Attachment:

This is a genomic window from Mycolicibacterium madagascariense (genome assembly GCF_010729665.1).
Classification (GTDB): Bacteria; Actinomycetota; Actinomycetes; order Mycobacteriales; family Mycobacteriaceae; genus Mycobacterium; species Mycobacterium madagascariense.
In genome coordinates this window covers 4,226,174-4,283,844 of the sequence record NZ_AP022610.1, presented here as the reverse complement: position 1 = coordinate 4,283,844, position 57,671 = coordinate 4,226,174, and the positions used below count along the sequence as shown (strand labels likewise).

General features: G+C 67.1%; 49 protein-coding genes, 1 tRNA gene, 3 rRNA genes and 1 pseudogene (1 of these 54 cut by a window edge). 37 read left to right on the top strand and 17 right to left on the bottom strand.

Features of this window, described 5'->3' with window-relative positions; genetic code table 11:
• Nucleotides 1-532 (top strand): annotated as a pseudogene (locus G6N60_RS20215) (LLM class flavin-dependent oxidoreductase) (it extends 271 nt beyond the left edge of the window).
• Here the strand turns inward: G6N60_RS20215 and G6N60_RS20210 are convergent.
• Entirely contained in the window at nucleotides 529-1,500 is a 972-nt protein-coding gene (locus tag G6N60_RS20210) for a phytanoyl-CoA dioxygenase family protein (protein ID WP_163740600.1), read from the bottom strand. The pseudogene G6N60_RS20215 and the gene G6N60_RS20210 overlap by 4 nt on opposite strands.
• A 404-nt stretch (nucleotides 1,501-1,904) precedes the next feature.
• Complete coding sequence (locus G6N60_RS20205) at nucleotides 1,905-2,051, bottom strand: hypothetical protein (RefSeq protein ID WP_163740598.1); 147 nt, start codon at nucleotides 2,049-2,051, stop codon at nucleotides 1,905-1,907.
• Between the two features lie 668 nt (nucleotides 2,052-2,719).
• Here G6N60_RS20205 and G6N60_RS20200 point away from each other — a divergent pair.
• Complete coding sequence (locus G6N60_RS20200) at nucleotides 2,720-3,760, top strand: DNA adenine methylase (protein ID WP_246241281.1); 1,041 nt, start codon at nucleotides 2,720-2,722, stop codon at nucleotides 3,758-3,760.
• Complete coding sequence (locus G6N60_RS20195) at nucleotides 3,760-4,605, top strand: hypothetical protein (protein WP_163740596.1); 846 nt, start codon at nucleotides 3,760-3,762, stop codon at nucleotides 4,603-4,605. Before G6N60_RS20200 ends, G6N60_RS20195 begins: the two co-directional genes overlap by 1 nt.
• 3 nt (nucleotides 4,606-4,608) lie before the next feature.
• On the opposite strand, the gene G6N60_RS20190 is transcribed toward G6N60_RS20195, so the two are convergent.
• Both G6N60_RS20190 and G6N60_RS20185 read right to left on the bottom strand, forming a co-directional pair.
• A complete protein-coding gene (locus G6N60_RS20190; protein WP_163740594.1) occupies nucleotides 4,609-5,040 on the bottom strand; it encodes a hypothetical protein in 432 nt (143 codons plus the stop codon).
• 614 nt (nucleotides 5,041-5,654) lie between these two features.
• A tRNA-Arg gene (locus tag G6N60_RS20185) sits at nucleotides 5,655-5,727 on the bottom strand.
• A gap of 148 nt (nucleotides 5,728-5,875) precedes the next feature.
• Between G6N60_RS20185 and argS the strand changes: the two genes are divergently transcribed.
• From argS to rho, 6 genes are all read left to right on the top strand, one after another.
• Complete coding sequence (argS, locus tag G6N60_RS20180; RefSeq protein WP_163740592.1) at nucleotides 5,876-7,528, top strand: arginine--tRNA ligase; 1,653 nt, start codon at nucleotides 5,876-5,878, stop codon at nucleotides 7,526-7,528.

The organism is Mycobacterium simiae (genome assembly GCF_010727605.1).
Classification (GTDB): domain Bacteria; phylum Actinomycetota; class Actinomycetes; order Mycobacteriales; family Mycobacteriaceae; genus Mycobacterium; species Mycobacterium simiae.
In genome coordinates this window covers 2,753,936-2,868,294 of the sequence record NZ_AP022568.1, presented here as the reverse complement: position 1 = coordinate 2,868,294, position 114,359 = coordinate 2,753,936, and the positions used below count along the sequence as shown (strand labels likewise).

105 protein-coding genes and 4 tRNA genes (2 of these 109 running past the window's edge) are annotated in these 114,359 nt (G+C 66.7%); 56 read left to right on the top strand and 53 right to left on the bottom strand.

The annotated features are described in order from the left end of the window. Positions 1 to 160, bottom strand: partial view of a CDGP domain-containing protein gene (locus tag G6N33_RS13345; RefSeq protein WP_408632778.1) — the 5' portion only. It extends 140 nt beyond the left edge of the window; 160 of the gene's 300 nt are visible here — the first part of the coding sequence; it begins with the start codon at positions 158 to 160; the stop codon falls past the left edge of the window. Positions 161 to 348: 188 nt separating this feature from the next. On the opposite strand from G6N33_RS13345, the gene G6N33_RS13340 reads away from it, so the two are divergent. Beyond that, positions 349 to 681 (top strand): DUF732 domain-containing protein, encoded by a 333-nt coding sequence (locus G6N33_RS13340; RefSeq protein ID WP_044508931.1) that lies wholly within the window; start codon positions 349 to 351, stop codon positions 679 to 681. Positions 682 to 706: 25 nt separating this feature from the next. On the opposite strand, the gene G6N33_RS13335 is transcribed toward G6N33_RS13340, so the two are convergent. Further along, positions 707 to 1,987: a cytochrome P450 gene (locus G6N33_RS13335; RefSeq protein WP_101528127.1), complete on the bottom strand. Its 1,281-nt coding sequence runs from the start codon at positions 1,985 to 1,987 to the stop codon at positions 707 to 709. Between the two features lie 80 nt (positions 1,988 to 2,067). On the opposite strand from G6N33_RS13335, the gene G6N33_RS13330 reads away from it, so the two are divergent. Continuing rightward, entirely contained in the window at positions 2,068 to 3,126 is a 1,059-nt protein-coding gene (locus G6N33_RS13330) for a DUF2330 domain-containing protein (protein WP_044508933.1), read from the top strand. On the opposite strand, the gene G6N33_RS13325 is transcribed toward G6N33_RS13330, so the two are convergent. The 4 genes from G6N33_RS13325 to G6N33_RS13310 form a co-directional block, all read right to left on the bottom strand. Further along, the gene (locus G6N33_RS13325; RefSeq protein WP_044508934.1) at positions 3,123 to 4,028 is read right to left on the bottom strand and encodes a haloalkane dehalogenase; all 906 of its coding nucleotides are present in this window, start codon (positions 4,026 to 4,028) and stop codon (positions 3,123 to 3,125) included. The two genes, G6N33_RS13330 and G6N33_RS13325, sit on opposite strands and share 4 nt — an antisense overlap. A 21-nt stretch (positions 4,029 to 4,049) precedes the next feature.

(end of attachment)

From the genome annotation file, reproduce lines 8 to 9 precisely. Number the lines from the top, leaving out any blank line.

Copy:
• Entirely contained in the window at nucleotides 529-1,500 is a 972-nt protein-coding gene (locus tag G6N60_RS20210) for a phytanoyl-CoA dioxygenase family protein (protein ID WP_163740600.1), read from the bottom strand. The pseudogene G6N60_RS20215 and the gene G6N60_RS20210 overlap by 4 nt on opposite strands.
• A 404-nt stretch (nucleotides 1,501-1,904) precedes the next feature.